Understanding Critical Theory Part 2: Truth and Postmodernism

In my last two posts, I’ve discussed my experiences with and some of the foundational teachings of Critical Theory. There is a characteristic of this philosophy that I have alluded to but am only now going to unpack fully. To understand any concepts of class, identity, or oppression, we need to answer the question, “What is truth, and can we know it?” How Critical Theory answers that question shapes every other part of the view. The relationship between truth and postmodernism gets especially interesting here in some contradictory and even dangerous ways.

What is Postmodernism?

The Christian worldview firmly believes that truth exists through God and can be known because he has revealed it. Jesus even goes as far as saying, “Your word is truth” (John 17:17, NIV) or that he is “the way, the truth, and the life” (John 14:6, NIV). Not just that his words are true, but that he and his word are truth itself. The other philosophy central to Critical Theory besides Marxism is postmodernism. Postmodernism is a form of relativism, where there is no absolute or objective truth. We build reality through our experience and perception. This is why, as we discussed last time, a person is considered racist because of their demographic, not their heart or actions.

Is Objectivity Possible?

Objectivity is difficult. Everyone has biases, good or bad, that can influence how they view the world. I grew up with very loving Christian parents. My positive bias towards Christians and the church will lead to a different perspective than someone who endured abuse from people who claim to be Christians. We would typically say that objectivity is possible if you can identify your roadblocks to it and look past them. Postmodernism states that this is impossible. Instead of trying to see past our perspectives to absolute reality, postmodernism says that those personal perspectives are all that exist. Thus, my perspective is no more or less true than someone else’s.

In fact, objectivity is to be resisted. Objectivity is the tool of oppressors to maintain control. Since nobody can actually get past their perceptions, anyone claiming to have done so is really just trying to stay in power and devalue another person’s experience. If you adopt this view, how comfortable are you with rejecting all of logic, rationality, and scientific data?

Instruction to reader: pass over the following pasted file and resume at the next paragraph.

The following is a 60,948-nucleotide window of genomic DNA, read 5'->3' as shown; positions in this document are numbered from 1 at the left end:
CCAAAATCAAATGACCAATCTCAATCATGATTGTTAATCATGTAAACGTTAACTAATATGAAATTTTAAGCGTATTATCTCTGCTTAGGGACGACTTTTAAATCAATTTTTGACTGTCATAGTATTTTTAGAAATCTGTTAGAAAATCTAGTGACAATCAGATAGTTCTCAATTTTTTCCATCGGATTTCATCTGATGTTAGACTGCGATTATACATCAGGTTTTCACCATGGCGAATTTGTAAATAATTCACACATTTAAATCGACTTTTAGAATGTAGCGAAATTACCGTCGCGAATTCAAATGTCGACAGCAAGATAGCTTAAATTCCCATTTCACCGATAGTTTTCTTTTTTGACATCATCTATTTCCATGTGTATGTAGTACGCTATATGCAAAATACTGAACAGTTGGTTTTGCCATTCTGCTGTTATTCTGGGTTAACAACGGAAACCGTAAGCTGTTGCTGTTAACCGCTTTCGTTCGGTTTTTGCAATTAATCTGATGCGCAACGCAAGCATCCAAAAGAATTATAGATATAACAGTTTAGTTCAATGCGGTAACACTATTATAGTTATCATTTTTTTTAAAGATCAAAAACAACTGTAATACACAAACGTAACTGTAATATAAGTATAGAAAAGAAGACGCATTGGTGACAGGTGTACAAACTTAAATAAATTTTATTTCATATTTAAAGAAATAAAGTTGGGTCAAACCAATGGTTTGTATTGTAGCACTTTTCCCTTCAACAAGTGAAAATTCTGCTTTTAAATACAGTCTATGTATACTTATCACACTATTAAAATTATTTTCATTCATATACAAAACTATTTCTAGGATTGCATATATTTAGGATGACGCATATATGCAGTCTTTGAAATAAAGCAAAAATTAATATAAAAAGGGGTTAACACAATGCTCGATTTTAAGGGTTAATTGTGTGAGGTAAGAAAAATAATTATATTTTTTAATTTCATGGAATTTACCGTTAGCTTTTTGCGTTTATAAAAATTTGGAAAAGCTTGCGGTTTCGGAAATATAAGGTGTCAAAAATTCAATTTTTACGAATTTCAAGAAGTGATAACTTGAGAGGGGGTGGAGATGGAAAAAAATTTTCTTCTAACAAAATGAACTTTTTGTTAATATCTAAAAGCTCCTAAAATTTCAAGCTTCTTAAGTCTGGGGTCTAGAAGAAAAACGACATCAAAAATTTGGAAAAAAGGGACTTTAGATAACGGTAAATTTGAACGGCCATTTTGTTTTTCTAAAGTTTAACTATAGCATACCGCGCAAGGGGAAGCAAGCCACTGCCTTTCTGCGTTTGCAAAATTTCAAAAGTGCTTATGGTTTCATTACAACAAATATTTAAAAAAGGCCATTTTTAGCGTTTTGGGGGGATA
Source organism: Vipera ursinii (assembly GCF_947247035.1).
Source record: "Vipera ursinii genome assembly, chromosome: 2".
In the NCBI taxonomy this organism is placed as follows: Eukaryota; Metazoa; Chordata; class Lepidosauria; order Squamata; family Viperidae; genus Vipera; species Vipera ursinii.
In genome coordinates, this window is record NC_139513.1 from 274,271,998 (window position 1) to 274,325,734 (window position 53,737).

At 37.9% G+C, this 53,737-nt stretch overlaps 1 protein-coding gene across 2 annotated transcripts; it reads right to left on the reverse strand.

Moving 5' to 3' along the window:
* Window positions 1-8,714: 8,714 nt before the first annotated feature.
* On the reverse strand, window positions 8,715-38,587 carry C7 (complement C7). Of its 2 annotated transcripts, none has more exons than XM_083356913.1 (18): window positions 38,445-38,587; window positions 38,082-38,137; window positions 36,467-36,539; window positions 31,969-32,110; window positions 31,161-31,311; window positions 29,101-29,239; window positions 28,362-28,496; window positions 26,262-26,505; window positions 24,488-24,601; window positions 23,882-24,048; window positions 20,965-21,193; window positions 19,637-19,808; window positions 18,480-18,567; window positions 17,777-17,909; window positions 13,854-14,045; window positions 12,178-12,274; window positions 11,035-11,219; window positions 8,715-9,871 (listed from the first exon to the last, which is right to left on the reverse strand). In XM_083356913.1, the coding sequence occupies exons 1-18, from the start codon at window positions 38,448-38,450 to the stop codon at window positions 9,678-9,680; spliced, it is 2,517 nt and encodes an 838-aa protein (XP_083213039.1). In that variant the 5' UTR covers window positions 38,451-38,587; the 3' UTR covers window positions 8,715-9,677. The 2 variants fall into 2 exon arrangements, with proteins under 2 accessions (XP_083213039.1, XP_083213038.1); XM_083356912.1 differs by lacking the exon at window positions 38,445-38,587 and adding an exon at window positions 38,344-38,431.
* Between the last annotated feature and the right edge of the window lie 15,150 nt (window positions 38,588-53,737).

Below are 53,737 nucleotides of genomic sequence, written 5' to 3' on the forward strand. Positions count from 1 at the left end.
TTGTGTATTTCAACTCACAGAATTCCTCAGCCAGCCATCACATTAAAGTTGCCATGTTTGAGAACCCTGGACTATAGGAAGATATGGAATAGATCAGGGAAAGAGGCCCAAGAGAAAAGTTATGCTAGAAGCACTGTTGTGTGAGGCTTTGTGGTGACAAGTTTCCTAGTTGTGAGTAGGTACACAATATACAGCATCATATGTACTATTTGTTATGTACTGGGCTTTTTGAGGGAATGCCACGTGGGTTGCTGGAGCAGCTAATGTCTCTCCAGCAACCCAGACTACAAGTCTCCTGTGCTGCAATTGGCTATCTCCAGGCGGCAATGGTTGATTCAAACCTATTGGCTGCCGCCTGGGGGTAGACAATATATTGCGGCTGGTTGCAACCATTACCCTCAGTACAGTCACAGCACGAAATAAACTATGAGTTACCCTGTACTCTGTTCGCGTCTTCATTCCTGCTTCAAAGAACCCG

The Postmodern Moral Contradiction

Moral relativism is broken. You cannot live consistently believing that there is no objective morality unless you’re willing to ignore injustice and inequality. If morality is subjective, you cannot condemn racism or oppression as anything more than something you or your culture does not like. Critical Theory is rooted in postmodernism but still holds to objective morals. It is objectively wrong to marginalize people, or equality is objectively good. Even if everyone agreed that slavery was right, it would still be wrong.

How does Critical Theory have that? What are those objective morals rooted in? This is yet another reason Critical Theory cannot stand as a worldview because it has no foundations for right and wrong. It begins with the assumption that certain things are good or bad and then tries to provide a solution. But if reality consists of only our perceptions, you cannot explain objective morality. The only way this is possible is by importing a system of ethics from another worldview, such as theism, which then tends to run into conflict with postmodernism. In short, the foundations are a bit of a self-contradictory mess.

The Death of the Author, Truth, and Authority

Post-Structuralism is one of the subsections of Critical Theory used to interpret and analyze literature. The phrase sometimes used to summarize it is “The death of the author.” Think of it like this. Imagine if I write a poem, two people read it and come to different interpretations. They argue with each other over which interpretation of my poem is correct. Traditionally, following previous structures, I would have the final word as the author. The poem means what I say it means. However, under Critical Theory, my voice is almost irrelevant. My interpretation would be no more or less correct than the two readers. Critical Theory takes the authority to decide meaning away from the author and gives it to the audience.

Did somebody call for some post-structuralism?

For everyday analysis, I can see some appeal of this. Audience perception does matter. Any missionary or apologist will tell you that. However, this cannot be a rule for Christians, especially as we consider the Bible. The foundation of interpreting scripture is trying to understand the passage’s original intent based on the context. If we were to apply Critical Theory, we would interpret the Bible by asking, “what does this mean to me, based on my personal experiences?” That’s how you get people twisting the Bible to mean whatever they want. This is not only unbiblical; it is frankly arrogant. Why study God’s word when ultimately it says whatever we decide it does?

What’s the Big Deal with Critical Theory?

This topic is not going away. Our universities will make sure of that if our culture doesn’t. There are good things to be gained from this worldview. I understand why some Christians are drawn to it. If taken as a whole, though, it is not compatible with the Christian worldview. You don’t need to accept unnecessary divisions, relativism, and a half-baked worldview to love your neighbor as yourself.

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